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THE BLATANT HOMOSEXUAL. Chaucer's Pardoner in The Canterbury Tales had a voice "small as a goat's. He had no beard nor ever would have, his face was as smooth as if lately shaven; I trow he were a mare or a gelding." This is the eunuch-like caricature of" femininity that most people associate with homosexuality. In the 1960s he may be the catty hairdresser or the lisping, limp-wristed interior decorator. His lesbian counterpart is the "butch," the girl who is aggressively masculine to the point of trying to look like a man. Blatants also include "leather boys," who advertise their sadomasochism by wearing leather jackets and chains, and certain transvestites, or "Tvs." (Other transvestites are not homosexuals at all and, while they enjoy dressing in female clothing, may also have women as sex partners.)
Actually, such stereotype "queers" are a distinct minority. Paul Gebhard, director of Alfred Kinsey's Institute for Sex Research, estimates that only around 10% of all homosexuals are immediately recognizable. Blatants often draw sneers from other homosexuals, and in fact many of them are only going through a phase. Having recently "come out"—admitted their condition and joined the homosexual world—they feel insecure in their new roles and try to re-create their personalities from scratch. Behaving the way they think gay people are supposed to behave, they too temporarily fall victim to the myth.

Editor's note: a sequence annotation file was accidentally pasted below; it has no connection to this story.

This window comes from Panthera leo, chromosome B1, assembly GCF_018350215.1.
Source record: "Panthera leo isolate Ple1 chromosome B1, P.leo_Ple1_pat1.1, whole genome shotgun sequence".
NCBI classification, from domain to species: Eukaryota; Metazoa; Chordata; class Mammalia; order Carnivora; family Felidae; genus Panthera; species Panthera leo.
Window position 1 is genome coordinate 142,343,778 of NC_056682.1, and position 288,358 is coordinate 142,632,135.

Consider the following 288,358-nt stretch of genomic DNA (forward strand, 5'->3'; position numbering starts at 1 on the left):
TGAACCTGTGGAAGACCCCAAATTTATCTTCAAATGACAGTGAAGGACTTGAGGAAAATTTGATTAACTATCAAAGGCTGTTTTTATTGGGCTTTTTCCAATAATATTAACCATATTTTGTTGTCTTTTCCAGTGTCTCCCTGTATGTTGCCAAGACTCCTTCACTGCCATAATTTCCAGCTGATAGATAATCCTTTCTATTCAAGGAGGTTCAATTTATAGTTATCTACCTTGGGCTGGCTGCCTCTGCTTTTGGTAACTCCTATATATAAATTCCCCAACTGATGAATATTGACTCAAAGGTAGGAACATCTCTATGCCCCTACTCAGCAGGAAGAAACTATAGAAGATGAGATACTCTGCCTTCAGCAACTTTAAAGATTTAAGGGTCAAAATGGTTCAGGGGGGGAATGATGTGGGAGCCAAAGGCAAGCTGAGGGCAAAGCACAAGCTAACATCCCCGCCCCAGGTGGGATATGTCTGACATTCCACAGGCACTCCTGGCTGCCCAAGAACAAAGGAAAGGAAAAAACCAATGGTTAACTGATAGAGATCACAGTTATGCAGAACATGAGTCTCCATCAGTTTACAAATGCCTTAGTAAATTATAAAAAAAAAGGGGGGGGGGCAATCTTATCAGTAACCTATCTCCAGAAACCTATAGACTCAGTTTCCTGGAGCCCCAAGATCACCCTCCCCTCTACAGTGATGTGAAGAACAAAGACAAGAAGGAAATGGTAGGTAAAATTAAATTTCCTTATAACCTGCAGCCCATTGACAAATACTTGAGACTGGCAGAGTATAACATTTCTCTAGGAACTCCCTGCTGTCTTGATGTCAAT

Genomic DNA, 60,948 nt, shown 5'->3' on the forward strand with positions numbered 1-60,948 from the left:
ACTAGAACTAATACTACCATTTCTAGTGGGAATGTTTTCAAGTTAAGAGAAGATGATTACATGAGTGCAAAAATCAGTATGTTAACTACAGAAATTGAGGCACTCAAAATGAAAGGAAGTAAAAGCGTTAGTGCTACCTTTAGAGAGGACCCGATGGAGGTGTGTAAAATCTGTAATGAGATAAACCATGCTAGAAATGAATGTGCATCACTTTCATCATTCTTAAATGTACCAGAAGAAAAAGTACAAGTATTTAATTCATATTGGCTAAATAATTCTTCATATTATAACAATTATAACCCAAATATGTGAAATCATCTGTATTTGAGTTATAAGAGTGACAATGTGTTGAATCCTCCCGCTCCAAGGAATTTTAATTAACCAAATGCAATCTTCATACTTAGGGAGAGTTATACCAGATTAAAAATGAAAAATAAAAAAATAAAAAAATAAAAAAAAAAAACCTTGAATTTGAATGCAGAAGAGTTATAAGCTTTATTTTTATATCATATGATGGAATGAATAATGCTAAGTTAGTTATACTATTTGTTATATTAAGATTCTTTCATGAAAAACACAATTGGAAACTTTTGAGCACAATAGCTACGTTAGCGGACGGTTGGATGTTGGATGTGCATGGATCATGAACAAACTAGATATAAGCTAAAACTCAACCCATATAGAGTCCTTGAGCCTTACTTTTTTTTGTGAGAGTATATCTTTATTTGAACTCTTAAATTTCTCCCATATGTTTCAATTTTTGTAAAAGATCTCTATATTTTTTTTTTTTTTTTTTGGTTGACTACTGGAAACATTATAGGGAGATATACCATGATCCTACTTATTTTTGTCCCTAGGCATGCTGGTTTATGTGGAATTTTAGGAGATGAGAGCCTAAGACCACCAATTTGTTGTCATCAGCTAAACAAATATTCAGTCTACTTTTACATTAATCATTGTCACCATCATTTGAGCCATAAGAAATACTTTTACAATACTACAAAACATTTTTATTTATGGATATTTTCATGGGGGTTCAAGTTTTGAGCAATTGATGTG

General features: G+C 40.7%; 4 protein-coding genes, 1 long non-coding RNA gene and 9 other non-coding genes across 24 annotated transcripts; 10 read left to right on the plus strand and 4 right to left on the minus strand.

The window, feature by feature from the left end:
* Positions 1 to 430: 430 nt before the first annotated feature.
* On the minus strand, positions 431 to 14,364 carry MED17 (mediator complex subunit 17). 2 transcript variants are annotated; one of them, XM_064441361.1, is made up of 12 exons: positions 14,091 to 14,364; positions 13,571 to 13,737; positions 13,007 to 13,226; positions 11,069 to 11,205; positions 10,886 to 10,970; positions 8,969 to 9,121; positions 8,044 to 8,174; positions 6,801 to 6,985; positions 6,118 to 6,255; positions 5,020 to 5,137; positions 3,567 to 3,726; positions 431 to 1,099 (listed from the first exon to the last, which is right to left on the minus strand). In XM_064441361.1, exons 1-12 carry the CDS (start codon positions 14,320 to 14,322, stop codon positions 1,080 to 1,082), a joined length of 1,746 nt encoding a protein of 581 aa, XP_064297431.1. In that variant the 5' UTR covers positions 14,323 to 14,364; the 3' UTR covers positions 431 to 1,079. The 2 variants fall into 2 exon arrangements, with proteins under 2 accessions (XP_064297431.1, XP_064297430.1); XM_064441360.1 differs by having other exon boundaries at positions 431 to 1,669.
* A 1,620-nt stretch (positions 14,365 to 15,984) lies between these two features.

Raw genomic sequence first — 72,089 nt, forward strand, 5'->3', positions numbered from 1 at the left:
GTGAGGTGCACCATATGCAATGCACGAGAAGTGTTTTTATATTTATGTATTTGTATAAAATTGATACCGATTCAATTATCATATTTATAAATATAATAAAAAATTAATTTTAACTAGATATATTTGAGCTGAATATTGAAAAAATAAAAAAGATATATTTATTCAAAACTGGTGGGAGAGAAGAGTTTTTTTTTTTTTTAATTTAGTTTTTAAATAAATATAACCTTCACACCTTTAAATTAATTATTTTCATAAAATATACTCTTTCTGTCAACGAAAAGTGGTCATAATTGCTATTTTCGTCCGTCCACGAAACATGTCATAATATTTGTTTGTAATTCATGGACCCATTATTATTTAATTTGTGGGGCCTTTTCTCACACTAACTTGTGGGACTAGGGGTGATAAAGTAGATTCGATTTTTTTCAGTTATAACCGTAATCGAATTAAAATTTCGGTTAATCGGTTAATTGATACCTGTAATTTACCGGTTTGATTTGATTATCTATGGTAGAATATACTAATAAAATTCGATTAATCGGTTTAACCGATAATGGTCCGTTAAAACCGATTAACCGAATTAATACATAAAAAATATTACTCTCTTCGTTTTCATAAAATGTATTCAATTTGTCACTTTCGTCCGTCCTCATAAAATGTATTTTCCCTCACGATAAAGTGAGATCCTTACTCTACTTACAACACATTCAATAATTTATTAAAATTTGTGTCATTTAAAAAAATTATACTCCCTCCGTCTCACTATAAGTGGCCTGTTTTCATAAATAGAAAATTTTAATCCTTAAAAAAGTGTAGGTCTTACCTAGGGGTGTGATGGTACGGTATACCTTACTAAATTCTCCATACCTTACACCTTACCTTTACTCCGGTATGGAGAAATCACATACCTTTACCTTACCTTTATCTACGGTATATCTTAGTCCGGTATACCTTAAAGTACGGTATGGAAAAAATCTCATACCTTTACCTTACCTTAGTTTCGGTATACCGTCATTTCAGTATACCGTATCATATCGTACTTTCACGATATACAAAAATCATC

THE SECRET LIFER. The other 90% of the nation's committed inverts are hidden from all but their friends, lovers, and occasionally, psychiatrists. Their wrists are rigid, their "s's" well formed; they prefer subdued clothes and close-cropped hair, and these days may dress more conservatively than flamboyant straights. Many wear wedding rings and have wives, children and employers who never know. They range across all classes, all races, all occupations. To lead their double lives these full or part-time homosexuals must "pass" as straight, and most are extremely skilled at camouflage. They can cynically tell —or at least smile at—jokes about "queers"; they fake enjoyment when their boss throws a stag party with nude movies.
THE DESPERATE. Members of this group are likely to haunt public toilets ("tearooms") or Turkish baths. They may be pathologically driven to sex but emotionally unable to face the slightest strains of sustaining a serious human relationship, or they may be married men who hope to conceal their need by making their contacts as anonymous as possible.
THE ADJUSTED. By contrast, they lead relatively conventional lives. They have a regular circle of friends and hold jobs, much like Los Angeles Businessman "Charles Eliott" or Manhattan Secretary "Rachel Porter," described on page 62. Their social lives generally begin at the gay bars or in rounds of private parties. Often they try to settle down with a regular lover, and although these liaisons are generally short-lived among men, some develop into so-called "gay marriages," like the 14-year union between Poets Allen Ginsberg and Peter Orlovsky.